Tokyo, Istanbul neck-and-neck in 2020 Summer Olympic race



AGENCE FRANCE PRESSE

Published — Sunday 9 September 2012

Last update 8 September 2012 10:49 pm

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PARIS: The race to host the 2020 Summer Olympics threatens to be a cliffhanger between Tokyo and Istanbul a source close to the International Olympic Committee (IOC) said with just under a year to go to the vote.
The source said the 100-plus IOC members face an unenviable choice when they vote in Buenos Aires on September 7 next year in what will be the final host city decision taken under the presidency of Jacques Rogge, whose successor is elected on September 10.
The source said Madrid, the third candidate, was not a realistic option given the prevailing economic crisis in Spain, though praised it for its tenacious refusal to give up the ghost and the fact a lot of the stadia were already in place.
However, both Istanbul and Tokyo hold a great advantage over Madrid in the IOC’s eyes in terms of leaving a legacy — a factor crucial to many IOC members.
Voting for Istanbul would see the Games go to a city renowned for being the bridge where East meets West or Europe meets Asia and would be the first Games hosted by a country with a predominantly Muslim population.
A vote for Tokyo — the only one of the three candidates to have previously hosted the Games in 1964 — would be seen as giving the country a significant boost just two years after the quake-tsunami disaster which left about 19,000 people dead or missing.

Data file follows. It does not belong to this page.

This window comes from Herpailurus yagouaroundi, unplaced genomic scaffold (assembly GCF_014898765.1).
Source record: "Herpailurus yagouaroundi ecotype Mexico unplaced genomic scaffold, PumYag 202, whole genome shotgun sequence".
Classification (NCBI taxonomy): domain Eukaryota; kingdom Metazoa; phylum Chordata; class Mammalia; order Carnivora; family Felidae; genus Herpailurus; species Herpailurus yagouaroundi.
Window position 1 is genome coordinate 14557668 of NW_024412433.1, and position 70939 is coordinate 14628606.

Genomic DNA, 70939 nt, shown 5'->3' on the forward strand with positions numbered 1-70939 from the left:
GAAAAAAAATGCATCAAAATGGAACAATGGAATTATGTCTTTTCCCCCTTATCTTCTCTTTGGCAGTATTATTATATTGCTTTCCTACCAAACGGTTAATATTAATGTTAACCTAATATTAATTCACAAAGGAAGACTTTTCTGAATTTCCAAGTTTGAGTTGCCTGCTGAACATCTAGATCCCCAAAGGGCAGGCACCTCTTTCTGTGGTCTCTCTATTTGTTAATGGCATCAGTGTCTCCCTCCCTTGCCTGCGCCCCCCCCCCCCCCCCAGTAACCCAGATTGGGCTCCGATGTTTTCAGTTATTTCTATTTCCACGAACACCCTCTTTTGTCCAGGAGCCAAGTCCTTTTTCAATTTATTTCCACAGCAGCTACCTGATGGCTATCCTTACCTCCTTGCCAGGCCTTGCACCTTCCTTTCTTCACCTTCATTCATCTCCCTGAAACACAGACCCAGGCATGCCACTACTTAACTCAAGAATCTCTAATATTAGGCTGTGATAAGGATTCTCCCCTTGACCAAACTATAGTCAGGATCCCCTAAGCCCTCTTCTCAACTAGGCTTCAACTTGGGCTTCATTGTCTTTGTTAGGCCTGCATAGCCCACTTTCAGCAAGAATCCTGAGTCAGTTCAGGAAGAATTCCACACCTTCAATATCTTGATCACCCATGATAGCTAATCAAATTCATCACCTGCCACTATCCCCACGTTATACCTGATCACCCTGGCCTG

“Tokyo would still be ahead as there are no worries about their ability to complete the work required on time and with the financing of the Games,” said the source.
“Plus there are many IOC members who are swayed by voting for them because they see it as a way of helping the process of rebuilding the Japanese people’s morale and giving them something to look forward to and a goal to achieve.
“Istanbul on the other hand has steadily built up momentum, it has somehow managed to ride out the storm over also bidding to host the Euro 2020 championship (under IOC rules no country can host another major championship in the same year), and has serious appeal.
“For the IOC members there is an important legacy to be had by voting Istanbul bridging two cultures and two religions in what is one of the fastest growing economies and a significant powerbroker politically.” Both Tokyo — who finished third behind Rio de Janeiro for the 2016 Games with Madrid finishing second — and Istanbul bid committees issued optimistic rallying calls with the vote a year away.
“Excitement and momentum are building as we enter this final year of our bid to welcome the world to Tokyo in 2020,” said Japanese IOC member and president of the bid Tsunekazu Takeda.
“We have strong backing across all levels of Japanese society. We are a cohesive team underpinned by a deep national passion for sport and the Olympic and Paralympic Games.” Kadir Topba, the Mayor of Istanbul, said this was their best ever bid after four previous failed attempts and the city was ready to meet all the requirements needed to host the Games.
“Our nation’s desire to bring the Games to Turkey for the first time in our history has never been greater,” he said.
“Just as importantly, Istanbul’s capacity to realize our vision has never been greater.
“Now our city is ready to host the first Games in Olympic history to span two continents at once — to reach across the Bosphorus and bridge east and west, new and old, rich history and united future.”

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